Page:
Sixth Hunger Strike

Today, we began a hunger strike.

Following the execution of Andreas, Gudrun, Jan and Ingrid—following the death of eight prisoners from the RAF in the past three years—following the Stuttgart parliamentary investigative committee’s official cover-up of the murder of the hostages, the final scene in the intelligence service operation has unfolded, occurring at the same time as the idea was being floated that now that the leading prisoners from the RAF had been liquidated, those remaining should be dispatched as well—following all of the hunger and thirst strikes of recent years, and the torture that accompanied them: we are beginning this strike both conscious of and enraged by the fact that we have only this wretched means at our disposal, and we are doing so in the face of the boundless desire for destruction that the imperialist strategists are mobilizing against us as prisoners in their war against the armed resistance.

Our isolation from each other and from the outside world violates the promise made by the federal government a year ago.1 In spite of the internal promises of “improvements” in recent months, nothing has changed. We continue to find ourselves trapped inside an all-encompassing machine, one that assails us on several levels, cutting us off from the conditions necessary to ensure our ongoing humanity. The murders of Andreas, Gudrun, Jan, and Ingrid constitute a turning point, after which everything we have gained in the way of minimum living conditions is to be wiped away.

Given that the federal government, state security, and their justice and prison systems have made the extermination of the prisoners into an example of their readiness to commit any crime, with the contemptuous hope of smothering the revolutionary process in the metropole, we will act to make it clear that our status as hostages is an example of imperialist politics. They will once again learn that people will not let themselves be liquidated like dogs, and that there exists a type of strength that their machine cannot contain.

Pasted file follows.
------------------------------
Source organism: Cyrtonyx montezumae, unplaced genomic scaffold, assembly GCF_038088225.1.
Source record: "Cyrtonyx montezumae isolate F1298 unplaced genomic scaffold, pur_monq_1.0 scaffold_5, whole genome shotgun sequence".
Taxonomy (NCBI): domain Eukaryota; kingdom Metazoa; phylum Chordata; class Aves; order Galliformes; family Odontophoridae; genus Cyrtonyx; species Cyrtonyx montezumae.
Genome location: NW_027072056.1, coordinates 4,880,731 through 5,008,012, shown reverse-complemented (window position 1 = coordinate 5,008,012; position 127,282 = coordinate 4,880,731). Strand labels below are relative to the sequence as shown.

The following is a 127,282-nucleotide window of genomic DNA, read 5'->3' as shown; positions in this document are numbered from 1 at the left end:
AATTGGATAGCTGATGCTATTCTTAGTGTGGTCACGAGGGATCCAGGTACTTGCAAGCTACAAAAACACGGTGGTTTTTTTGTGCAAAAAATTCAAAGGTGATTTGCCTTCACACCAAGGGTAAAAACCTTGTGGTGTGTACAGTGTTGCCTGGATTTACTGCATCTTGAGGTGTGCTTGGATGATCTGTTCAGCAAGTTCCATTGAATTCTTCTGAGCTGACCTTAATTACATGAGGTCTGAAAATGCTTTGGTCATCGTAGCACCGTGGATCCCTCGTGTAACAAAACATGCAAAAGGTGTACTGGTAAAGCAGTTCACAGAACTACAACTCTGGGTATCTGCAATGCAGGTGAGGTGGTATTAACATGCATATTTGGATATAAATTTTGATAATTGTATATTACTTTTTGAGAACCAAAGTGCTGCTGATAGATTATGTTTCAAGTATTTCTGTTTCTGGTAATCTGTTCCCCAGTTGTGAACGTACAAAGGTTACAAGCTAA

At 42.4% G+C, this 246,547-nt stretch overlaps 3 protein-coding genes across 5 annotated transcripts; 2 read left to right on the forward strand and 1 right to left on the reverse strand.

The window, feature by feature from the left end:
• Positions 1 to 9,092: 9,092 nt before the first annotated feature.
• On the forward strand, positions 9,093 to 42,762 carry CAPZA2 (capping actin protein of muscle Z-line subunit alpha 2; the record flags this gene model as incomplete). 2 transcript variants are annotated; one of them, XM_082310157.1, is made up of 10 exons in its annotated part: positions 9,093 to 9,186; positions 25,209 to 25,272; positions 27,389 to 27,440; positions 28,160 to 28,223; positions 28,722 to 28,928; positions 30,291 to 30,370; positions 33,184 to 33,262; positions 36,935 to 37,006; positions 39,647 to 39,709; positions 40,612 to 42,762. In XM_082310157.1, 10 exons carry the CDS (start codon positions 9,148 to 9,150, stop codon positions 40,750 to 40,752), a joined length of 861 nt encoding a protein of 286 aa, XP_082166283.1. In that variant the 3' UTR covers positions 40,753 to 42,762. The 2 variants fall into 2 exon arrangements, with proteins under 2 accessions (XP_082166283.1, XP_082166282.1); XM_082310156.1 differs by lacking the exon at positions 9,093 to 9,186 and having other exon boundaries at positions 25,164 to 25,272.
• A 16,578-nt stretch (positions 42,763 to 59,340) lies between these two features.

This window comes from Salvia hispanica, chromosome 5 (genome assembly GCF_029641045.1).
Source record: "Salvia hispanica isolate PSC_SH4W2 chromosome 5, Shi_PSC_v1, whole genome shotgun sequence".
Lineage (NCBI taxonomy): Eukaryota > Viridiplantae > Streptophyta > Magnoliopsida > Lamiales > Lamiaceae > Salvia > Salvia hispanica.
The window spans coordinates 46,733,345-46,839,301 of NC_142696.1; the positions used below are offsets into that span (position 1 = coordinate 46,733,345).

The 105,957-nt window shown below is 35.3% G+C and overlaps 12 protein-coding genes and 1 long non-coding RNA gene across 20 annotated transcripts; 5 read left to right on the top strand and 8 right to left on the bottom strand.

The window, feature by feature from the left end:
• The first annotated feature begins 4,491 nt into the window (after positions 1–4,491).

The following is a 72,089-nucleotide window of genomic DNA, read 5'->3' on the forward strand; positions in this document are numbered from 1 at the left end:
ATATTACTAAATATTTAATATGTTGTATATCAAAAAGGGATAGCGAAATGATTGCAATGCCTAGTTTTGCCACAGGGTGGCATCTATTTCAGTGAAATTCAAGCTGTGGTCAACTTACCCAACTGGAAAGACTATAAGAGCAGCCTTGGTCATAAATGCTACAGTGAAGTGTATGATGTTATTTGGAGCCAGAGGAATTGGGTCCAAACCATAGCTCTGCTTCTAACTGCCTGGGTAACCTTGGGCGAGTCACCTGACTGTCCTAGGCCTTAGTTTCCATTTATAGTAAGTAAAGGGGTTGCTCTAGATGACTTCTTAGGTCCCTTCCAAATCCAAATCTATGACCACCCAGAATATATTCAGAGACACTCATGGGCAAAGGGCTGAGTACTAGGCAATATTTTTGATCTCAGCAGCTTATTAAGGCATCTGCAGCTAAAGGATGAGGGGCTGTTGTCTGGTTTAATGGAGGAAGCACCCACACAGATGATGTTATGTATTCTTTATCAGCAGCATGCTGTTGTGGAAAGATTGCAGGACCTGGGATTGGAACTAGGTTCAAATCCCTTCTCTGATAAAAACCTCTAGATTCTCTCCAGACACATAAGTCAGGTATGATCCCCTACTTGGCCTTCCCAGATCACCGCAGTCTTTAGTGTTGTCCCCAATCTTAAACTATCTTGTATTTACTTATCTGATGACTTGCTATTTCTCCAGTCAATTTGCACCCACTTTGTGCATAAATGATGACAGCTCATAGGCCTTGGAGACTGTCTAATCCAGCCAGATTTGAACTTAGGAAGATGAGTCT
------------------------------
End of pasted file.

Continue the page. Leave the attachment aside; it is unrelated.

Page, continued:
We demand:

  • That the FRG respect human rights and apply the minimum guarantees for prisoners of war, as established in the Geneva Convention.

That means:

  • association for the prisoners of the RAF and the other anti-imperialist organizations in groups suitable for healthy interaction. We are only demanding what medical experts have been demanding for years, what Amnesty International has campaigned for, and what this state already agreed to during our April ’77 hunger strike.

Beyond that, we demand:

  • that all of Andreas, Gudrun, Jan, Ingrid, and Irmgard’s confiscated writings be published—especially Gudrun’s letter to which the prison chaplain refers;
  • that all facts and all material regarding October 18, 1977, be made available to an independent investigative committee.

We will not break off this strike until conditions suitable for life have been established—guaranteed by an appropriate international organization.

Hamburg Remand
for the prisoners from the RAF
March 14, 1978

  1. On April 30, 1977, RAF prisoners called off their fourth collective hunger strike after receiving assurances that they would be granted limited association. Moncourt and Smith Vol. 1, 471. []